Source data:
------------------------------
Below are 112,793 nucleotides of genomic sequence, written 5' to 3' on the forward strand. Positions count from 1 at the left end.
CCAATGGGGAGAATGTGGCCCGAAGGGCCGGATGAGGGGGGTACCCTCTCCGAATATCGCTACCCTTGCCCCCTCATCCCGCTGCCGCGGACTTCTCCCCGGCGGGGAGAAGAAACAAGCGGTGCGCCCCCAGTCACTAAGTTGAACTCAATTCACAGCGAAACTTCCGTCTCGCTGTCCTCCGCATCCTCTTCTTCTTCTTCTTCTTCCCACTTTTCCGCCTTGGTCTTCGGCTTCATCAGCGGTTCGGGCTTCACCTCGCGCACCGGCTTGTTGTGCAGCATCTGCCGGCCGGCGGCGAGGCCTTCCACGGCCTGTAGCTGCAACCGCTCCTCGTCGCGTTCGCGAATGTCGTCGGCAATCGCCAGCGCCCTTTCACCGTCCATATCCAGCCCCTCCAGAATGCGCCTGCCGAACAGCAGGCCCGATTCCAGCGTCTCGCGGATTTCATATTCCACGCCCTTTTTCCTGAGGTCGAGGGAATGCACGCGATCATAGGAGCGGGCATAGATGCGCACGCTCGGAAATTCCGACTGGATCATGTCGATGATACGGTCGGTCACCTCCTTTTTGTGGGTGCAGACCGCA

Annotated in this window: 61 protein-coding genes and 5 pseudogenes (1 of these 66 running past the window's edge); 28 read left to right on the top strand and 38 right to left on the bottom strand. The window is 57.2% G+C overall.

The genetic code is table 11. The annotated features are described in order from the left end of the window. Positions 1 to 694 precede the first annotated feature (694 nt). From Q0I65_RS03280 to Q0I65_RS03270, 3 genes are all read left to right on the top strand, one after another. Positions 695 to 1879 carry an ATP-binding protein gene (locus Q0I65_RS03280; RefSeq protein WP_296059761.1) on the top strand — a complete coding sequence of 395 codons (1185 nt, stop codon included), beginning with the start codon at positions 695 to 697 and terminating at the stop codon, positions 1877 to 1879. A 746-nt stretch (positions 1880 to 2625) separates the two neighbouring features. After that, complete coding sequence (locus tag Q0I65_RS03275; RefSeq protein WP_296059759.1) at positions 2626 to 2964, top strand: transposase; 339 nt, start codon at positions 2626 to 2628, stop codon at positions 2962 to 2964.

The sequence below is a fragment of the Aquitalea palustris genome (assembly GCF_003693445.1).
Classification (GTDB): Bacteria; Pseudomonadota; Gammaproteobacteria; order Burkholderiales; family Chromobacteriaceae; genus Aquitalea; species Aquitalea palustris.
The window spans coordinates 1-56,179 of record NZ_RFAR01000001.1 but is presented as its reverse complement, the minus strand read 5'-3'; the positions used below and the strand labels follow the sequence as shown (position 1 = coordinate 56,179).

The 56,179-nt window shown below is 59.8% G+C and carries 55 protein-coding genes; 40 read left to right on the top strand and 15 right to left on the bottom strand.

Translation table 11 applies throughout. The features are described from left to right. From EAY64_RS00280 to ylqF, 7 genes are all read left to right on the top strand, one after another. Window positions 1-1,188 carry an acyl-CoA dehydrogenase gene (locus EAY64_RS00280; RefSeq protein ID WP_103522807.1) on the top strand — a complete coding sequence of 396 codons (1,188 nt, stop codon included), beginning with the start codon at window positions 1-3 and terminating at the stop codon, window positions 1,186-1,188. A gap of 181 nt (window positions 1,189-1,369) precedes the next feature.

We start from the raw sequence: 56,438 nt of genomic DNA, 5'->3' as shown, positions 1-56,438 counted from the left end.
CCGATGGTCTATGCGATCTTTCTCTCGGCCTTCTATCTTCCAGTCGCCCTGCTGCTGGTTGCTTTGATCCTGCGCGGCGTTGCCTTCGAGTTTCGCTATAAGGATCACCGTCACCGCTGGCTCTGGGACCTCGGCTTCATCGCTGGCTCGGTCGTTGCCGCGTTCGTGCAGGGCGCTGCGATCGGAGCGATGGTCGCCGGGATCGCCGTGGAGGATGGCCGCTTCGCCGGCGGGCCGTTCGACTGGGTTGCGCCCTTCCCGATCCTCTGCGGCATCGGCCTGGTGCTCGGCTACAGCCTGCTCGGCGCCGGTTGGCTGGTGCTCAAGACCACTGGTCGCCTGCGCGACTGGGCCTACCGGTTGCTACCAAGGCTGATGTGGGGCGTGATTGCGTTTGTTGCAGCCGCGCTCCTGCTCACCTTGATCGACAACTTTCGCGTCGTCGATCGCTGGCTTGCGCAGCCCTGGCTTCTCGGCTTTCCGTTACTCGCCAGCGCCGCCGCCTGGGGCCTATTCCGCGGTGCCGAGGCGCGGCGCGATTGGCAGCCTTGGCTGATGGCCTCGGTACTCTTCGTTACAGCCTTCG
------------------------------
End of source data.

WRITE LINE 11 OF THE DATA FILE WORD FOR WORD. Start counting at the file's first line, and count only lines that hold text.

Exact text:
CCGATGGTCTATGCGATCTTTCTCTCGGCCTTCTATCTTCCAGTCGCCCTGCTGCTGGTTGCTTTGATCCTGCGCGGCGTTGCCTTCGAGTTTCGCTATAAGGATCACCGTCACCGCTGGCTCTGGGACCTCGGCTTCATCGCTGGCTCGGTCGTTGCCGCGTTCGTGCAGGGCGCTGCGATCGGAGCGATGGTCGCCGGGATCGCCGTGGAGGATGGCCGCTTCGCCGGCGGGCCGTTCGACTGGGTTGCGCCCTTCCCGATCCTCTGCGGCATCGGCCTGGTGCTCGGCTACAGCCTGCTCGGCGCCGGTTGGCTGGTGCTCAAGACCACTGGTCGCCTGCGCGACTGGGCCTACCGGTTGCTACCAAGGCTGATGTGGGGCGTGATTGCGTTTGTTGCAGCCGCGCTCCTGCTCACCTTGATCGACAACTTTCGCGTCGTCGATCGCTGGCTTGCGCAGCCCTGGCTTCTCGGCTTTCCGTTACTCGCCAGCGCCGCCGCCTGGGGCCTATTCCGCGGTGCCGAGGCGCGGCGCGATTGGCAGCCTTGGCTGATGGCCTCGGTACTCTTCGTTACAGCCTTCG